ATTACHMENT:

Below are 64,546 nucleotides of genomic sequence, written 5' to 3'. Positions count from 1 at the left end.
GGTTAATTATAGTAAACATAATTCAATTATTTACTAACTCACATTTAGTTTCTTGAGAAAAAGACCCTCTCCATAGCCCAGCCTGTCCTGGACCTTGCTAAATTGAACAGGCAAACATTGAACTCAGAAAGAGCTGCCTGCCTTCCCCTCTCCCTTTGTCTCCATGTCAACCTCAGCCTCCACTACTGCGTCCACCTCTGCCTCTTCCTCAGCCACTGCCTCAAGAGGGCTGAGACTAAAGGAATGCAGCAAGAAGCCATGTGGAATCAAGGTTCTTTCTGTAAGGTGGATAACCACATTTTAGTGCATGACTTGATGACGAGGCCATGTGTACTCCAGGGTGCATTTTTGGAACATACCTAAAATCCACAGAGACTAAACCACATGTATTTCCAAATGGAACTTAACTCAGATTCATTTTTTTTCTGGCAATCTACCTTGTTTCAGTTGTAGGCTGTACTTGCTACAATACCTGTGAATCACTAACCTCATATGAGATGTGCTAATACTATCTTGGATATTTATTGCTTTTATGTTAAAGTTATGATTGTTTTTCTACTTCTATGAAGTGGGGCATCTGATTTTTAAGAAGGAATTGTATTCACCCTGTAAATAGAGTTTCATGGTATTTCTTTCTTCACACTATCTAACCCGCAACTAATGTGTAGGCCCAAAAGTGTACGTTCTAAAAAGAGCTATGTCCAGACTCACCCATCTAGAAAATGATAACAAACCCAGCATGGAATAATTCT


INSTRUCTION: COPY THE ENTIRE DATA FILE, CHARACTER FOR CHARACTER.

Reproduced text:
Below are 64,546 nucleotides of genomic sequence, written 5' to 3'. Positions count from 1 at the left end.
GGTTAATTATAGTAAACATAATTCAATTATTTACTAACTCACATTTAGTTTCTTGAGAAAAAGACCCTCTCCATAGCCCAGCCTGTCCTGGACCTTGCTAAATTGAACAGGCAAACATTGAACTCAGAAAGAGCTGCCTGCCTTCCCCTCTCCCTTTGTCTCCATGTCAACCTCAGCCTCCACTACTGCGTCCACCTCTGCCTCTTCCTCAGCCACTGCCTCAAGAGGGCTGAGACTAAAGGAATGCAGCAAGAAGCCATGTGGAATCAAGGTTCTTTCTGTAAGGTGGATAACCACATTTTAGTGCATGACTTGATGACGAGGCCATGTGTACTCCAGGGTGCATTTTTGGAACATACCTAAAATCCACAGAGACTAAACCACATGTATTTCCAAATGGAACTTAACTCAGATTCATTTTTTTTCTGGCAATCTACCTTGTTTCAGTTGTAGGCTGTACTTGCTACAATACCTGTGAATCACTAACCTCATATGAGATGTGCTAATACTATCTTGGATATTTATTGCTTTTATGTTAAAGTTATGATTGTTTTTCTACTTCTATGAAGTGGGGCATCTGATTTTTAAGAAGGAATTGTATTCACCCTGTAAATAGAGTTTCATGGTATTTCTTTCTTCACACTATCTAACCCGCAACTAATGTGTAGGCCCAAAAGTGTACGTTCTAAAAAGAGCTATGTCCAGACTCACCCATCTAGAAAATGATAACAAACCCAGCATGGAATAATTCT